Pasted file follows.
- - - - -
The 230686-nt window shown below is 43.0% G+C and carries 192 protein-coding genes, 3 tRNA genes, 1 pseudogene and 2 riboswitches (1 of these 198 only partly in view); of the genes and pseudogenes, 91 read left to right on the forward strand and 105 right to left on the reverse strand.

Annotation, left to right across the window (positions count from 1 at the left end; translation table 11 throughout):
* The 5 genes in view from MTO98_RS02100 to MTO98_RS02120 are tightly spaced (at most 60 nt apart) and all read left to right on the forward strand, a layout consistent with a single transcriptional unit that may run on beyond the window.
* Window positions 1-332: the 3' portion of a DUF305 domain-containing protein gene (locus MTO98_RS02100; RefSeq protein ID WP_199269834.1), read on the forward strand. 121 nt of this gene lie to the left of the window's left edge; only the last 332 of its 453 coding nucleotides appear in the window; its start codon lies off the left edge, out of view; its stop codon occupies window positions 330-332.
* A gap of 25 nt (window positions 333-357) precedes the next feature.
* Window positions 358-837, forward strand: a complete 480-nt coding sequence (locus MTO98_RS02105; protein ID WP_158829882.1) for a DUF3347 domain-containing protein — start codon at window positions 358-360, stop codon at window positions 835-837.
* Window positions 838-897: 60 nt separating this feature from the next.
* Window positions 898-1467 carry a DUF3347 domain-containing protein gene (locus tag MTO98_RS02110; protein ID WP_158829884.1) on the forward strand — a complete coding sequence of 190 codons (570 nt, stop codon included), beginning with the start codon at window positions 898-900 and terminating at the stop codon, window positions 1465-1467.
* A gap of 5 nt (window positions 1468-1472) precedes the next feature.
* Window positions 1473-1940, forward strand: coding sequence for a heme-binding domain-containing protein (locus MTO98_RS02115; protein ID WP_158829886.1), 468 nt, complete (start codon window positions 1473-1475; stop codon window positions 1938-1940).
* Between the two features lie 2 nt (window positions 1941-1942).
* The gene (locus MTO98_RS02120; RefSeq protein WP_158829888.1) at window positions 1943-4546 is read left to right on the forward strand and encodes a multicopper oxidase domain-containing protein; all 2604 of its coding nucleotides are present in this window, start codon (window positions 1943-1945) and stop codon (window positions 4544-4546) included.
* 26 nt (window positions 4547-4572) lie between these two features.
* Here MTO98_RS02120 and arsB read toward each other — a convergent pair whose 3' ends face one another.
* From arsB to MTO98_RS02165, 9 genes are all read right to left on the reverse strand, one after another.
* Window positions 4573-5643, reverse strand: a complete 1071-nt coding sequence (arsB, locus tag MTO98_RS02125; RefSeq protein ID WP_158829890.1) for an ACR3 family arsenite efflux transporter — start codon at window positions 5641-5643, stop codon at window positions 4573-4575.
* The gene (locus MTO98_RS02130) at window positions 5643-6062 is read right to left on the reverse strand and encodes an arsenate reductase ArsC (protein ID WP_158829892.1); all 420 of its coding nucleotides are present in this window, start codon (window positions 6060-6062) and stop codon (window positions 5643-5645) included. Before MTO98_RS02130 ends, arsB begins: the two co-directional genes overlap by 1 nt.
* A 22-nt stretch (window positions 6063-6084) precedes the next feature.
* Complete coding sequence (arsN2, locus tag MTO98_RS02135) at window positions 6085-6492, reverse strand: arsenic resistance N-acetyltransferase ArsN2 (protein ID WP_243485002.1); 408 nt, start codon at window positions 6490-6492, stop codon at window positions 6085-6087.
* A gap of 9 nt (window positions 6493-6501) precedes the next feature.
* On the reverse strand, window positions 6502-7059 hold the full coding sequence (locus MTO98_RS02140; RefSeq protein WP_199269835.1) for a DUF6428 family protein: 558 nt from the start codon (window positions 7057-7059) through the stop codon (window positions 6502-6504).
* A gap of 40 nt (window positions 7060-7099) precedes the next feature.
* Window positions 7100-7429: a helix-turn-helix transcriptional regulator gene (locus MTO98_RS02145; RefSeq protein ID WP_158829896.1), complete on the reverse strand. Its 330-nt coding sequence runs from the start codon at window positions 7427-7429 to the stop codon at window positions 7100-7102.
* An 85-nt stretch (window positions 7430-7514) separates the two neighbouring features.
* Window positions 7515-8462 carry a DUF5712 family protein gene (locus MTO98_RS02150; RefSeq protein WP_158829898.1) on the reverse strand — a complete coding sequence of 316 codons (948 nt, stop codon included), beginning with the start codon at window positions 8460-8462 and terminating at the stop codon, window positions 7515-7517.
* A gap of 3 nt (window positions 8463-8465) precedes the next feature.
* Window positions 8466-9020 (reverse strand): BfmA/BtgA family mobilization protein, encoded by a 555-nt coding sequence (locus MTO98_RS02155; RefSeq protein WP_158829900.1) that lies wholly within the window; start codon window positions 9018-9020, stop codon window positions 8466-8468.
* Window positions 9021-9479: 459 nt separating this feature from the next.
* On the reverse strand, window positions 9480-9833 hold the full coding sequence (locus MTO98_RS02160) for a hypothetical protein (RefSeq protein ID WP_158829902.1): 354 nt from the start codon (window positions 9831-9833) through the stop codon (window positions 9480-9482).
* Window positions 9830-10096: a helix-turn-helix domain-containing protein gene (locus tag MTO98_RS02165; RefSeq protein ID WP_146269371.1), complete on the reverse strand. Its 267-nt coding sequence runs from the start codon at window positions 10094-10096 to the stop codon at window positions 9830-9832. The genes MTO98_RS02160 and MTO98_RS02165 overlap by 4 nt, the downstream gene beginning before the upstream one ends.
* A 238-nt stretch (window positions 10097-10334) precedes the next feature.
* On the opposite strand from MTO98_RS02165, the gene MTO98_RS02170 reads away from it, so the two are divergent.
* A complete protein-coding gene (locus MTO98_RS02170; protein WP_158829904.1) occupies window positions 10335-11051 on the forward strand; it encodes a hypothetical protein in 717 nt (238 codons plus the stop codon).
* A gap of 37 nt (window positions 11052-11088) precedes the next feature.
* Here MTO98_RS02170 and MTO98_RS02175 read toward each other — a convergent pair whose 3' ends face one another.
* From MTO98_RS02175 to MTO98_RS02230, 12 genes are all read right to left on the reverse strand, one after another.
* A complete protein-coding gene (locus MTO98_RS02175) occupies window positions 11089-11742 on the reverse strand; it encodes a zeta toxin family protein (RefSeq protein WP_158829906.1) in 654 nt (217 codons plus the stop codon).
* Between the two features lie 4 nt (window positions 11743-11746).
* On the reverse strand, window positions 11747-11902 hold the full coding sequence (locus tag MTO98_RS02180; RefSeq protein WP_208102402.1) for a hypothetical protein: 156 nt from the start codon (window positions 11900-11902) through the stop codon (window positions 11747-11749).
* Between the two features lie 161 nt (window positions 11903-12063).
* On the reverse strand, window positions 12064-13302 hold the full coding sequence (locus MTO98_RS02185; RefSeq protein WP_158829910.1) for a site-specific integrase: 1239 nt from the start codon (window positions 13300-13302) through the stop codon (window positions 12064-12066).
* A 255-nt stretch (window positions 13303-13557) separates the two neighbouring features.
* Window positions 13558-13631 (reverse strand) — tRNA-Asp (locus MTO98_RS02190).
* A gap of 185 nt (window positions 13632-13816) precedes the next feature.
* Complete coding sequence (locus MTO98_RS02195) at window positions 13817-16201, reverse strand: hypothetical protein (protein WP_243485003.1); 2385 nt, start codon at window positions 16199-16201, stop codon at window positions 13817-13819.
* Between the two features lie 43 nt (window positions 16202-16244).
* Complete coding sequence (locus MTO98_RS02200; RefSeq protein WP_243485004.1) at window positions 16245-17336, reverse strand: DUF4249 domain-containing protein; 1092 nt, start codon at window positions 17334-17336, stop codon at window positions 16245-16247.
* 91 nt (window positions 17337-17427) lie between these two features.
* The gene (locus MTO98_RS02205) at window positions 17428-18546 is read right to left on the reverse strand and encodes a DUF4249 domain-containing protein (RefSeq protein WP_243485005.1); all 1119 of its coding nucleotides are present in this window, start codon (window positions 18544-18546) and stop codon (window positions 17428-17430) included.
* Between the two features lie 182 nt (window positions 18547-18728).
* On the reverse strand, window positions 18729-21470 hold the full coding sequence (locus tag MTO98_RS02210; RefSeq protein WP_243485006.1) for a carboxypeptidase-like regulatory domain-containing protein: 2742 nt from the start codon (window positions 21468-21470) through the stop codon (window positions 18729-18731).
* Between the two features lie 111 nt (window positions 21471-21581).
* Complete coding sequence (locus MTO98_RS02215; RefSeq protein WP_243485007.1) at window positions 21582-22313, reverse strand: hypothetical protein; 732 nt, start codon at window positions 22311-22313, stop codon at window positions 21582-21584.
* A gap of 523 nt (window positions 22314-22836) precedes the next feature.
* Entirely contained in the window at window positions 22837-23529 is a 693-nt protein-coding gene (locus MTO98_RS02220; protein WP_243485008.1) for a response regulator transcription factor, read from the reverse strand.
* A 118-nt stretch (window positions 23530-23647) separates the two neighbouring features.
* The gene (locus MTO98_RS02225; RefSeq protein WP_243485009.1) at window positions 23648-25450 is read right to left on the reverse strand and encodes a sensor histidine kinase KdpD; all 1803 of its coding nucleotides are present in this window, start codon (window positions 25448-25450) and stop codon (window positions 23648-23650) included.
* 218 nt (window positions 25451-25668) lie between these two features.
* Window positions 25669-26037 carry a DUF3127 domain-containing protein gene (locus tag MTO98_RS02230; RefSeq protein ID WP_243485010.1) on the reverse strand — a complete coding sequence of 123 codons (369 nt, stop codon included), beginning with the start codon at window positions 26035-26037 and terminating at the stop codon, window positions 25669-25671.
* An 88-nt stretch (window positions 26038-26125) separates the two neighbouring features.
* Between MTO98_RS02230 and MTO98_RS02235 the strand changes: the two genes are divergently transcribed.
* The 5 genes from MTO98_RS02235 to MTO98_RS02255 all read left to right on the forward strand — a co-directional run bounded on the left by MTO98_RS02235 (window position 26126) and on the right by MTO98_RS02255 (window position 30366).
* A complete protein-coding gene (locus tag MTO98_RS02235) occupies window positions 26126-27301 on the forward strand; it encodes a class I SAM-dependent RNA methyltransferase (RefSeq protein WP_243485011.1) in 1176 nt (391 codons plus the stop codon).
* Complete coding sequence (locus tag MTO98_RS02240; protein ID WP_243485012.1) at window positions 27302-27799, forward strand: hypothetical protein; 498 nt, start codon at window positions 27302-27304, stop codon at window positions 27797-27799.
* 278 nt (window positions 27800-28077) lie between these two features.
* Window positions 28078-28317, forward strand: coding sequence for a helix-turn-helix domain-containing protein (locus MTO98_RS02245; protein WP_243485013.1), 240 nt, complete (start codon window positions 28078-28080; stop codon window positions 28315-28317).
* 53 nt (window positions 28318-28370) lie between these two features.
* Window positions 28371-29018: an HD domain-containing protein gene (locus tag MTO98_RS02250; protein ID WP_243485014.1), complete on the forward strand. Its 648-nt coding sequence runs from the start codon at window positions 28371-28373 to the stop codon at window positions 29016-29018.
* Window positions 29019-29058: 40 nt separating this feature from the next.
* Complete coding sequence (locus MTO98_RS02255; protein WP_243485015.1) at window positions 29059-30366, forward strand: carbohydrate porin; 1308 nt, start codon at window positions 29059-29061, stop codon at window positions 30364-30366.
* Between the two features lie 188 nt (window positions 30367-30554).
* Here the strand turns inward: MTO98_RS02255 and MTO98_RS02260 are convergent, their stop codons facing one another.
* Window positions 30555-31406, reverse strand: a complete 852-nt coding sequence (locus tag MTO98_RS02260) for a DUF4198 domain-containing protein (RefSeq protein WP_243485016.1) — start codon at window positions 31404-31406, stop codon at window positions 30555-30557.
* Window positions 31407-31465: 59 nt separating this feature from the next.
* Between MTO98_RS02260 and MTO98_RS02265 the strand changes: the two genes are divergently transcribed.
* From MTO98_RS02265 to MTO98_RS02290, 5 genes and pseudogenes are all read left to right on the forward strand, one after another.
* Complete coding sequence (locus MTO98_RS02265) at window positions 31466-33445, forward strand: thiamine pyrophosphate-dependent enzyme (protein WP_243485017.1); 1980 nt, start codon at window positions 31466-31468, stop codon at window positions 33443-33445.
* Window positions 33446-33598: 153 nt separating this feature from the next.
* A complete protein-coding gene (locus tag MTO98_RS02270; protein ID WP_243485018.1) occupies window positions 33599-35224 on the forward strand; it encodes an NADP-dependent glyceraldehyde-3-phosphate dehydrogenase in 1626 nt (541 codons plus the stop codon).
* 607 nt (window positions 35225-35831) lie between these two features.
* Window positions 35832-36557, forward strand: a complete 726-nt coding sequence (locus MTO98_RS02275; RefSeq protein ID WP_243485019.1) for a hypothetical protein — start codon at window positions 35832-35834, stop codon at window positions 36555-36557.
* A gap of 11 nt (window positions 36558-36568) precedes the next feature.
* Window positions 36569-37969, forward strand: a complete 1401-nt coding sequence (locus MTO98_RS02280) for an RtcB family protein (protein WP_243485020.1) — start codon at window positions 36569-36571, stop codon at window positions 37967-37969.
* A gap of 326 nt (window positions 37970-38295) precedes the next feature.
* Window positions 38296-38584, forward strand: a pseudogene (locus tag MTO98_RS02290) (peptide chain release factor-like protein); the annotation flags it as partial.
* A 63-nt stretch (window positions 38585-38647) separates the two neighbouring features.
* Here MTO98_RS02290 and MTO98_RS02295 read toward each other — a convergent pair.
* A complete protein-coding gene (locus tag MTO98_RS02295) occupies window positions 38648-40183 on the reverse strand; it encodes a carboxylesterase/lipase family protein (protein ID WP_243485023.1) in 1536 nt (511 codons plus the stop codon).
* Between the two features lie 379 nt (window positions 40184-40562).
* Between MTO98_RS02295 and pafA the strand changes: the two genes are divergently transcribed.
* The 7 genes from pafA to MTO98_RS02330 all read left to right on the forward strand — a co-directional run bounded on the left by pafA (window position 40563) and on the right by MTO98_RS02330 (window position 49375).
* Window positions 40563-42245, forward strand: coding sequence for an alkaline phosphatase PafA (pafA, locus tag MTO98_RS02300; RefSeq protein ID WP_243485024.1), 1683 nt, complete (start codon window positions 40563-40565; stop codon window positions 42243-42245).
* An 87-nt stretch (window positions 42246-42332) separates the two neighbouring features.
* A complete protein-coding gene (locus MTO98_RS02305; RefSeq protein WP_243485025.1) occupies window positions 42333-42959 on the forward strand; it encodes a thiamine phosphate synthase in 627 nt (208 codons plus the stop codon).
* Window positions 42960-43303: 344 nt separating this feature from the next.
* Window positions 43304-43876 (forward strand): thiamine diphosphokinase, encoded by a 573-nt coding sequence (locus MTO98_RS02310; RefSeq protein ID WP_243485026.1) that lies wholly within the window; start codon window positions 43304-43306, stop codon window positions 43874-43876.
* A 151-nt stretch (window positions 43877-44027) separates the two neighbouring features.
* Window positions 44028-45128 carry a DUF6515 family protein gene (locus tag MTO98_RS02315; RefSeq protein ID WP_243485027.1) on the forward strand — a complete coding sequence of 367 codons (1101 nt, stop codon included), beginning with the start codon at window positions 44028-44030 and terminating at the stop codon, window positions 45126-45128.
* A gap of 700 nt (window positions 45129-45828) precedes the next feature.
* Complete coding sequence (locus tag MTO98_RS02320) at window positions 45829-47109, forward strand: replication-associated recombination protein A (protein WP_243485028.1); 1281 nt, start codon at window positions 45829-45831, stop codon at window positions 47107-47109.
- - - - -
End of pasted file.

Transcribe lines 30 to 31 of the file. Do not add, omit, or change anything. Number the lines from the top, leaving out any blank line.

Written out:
* Window positions 9830-10096: a helix-turn-helix domain-containing protein gene (locus tag MTO98_RS02165; RefSeq protein ID WP_146269371.1), complete on the reverse strand. Its 267-nt coding sequence runs from the start codon at window positions 10094-10096 to the stop codon at window positions 9830-9832. The genes MTO98_RS02160 and MTO98_RS02165 overlap by 4 nt, the downstream gene beginning before the upstream one ends.
* A 238-nt stretch (window positions 10097-10334) precedes the next feature.